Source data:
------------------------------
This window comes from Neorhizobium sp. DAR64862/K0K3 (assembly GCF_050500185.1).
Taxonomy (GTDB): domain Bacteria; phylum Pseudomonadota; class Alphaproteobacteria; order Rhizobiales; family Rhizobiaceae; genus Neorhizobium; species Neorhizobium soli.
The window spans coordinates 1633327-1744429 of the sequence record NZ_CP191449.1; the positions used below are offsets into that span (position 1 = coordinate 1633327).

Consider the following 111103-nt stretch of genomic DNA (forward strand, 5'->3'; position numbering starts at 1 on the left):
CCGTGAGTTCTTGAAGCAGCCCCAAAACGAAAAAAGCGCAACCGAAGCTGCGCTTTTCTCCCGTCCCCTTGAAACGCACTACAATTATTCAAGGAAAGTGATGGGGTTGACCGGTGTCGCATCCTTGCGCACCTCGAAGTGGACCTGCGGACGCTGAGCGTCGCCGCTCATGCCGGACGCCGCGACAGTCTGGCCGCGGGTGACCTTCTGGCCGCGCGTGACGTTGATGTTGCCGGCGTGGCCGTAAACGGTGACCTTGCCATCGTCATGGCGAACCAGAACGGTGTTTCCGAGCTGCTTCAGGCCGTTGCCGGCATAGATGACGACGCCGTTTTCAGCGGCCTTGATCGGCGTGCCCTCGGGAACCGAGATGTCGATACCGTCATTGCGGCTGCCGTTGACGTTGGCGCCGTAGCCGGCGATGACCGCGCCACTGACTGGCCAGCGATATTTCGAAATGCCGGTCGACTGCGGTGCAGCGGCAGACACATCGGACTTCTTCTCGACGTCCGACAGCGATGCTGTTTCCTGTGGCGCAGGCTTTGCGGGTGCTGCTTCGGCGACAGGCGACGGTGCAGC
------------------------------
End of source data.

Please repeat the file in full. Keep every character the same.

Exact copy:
This window comes from Neorhizobium sp. DAR64862/K0K3 (assembly GCF_050500185.1).
Taxonomy (GTDB): domain Bacteria; phylum Pseudomonadota; class Alphaproteobacteria; order Rhizobiales; family Rhizobiaceae; genus Neorhizobium; species Neorhizobium soli.
The window spans coordinates 1633327-1744429 of the sequence record NZ_CP191449.1; the positions used below are offsets into that span (position 1 = coordinate 1633327).

Consider the following 111103-nt stretch of genomic DNA (forward strand, 5'->3'; position numbering starts at 1 on the left):
CCGTGAGTTCTTGAAGCAGCCCCAAAACGAAAAAAGCGCAACCGAAGCTGCGCTTTTCTCCCGTCCCCTTGAAACGCACTACAATTATTCAAGGAAAGTGATGGGGTTGACCGGTGTCGCATCCTTGCGCACCTCGAAGTGGACCTGCGGACGCTGAGCGTCGCCGCTCATGCCGGACGCCGCGACAGTCTGGCCGCGGGTGACCTTCTGGCCGCGCGTGACGTTGATGTTGCCGGCGTGGCCGTAAACGGTGACCTTGCCATCGTCATGGCGAACCAGAACGGTGTTTCCGAGCTGCTTCAGGCCGTTGCCGGCATAGATGACGACGCCGTTTTCAGCGGCCTTGATCGGCGTGCCCTCGGGAACCGAGATGTCGATACCGTCATTGCGGCTGCCGTTGACGTTGGCGCCGTAGCCGGCGATGACCGCGCCACTGACTGGCCAGCGATATTTCGAAATGCCGGTCGACTGCGGTGCAGCGGCAGACACATCGGACTTCTTCTCGACGTCCGACAGCGATGCTGTTTCCTGTGGCGCAGGCTTTGCGGGTGCTGCTTCGGCGACAGGCGACGGTGCAGC